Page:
Northern Prairie Wildlife Research Center
Sometimes called "twinpod," double bladderpod has so far been collected only in Billings, McKenzie, and Slope counties in North Dakota. Elsewhere, plants can be found from western South Dakota and Wyoming to northeastern Washington and southwestern Alberta.
Double bladderpod is perennial (blooms every year) from heavy roots and a branched rootcrown (caudex). Seldom over 6 inches tall and with many branches, plants have a tufted appearance and are silvery-colored because of numerous short hairs. Plants have many basal leaves about 1-3 inches long arranged in a rosette-like pattern. The numerous yellow flowers are about 1/2 inch long atop slender pedicels. Silicles (seed pods) are about 1/2 inch long, inflated, and formed in pairs.
Look for this plant in late May on barren clayey, sandy, or rocky soils. I doubt that grazing pressure, unless severe, would have much effect on the abundance of this plant. I could find no information on any economic uses for double bladderpod. However, one source mentions that Amerindians use another species of Physaria for an emetic.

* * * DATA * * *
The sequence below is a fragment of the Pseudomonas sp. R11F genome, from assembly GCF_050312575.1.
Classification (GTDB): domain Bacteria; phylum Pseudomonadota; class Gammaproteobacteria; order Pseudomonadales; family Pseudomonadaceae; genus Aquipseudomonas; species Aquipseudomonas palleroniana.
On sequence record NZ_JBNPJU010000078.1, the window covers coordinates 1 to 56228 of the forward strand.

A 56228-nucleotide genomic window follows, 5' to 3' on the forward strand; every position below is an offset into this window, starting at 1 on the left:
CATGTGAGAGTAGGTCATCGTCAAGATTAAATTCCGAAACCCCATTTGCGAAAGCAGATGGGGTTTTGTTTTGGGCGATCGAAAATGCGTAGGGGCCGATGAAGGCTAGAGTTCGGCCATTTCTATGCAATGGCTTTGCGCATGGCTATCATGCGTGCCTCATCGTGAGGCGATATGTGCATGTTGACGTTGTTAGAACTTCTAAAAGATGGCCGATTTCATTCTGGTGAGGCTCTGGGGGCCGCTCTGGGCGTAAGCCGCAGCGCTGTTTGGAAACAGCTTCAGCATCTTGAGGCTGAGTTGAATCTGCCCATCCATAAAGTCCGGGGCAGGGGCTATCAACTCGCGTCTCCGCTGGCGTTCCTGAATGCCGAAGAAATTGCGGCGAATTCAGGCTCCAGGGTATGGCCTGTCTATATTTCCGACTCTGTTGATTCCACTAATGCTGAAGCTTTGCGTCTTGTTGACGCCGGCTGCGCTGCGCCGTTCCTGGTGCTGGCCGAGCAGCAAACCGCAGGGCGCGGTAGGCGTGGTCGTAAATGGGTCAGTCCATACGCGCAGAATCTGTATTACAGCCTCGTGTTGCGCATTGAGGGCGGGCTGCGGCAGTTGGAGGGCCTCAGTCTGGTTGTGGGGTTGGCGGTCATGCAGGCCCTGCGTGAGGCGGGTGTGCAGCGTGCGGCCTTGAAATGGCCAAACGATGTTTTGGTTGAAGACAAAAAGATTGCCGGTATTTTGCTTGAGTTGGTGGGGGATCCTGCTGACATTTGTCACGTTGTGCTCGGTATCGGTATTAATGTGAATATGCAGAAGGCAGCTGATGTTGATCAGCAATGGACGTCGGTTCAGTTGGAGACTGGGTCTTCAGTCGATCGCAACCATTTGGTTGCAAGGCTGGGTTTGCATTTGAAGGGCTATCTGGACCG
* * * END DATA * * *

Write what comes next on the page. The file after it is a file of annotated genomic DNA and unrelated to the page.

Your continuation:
Double bladderpod is a member of the mustard family (Brassicaceae), some of whose over 2,500 members have been developed into food plants such as cauliflower, radish, and turnip, as well as many ornamentals. However, other mustards are notorious weeds. The family was named from brassica, the Latin name of cabbage. The generic name was derived from the Greek physa, "a pair of bellows." The specific epithet means "like brassica" in botanical Latin. The renowned Swedish botanist Per Axel Rydberg (1860-1931) described double bladderpod for science in 1902.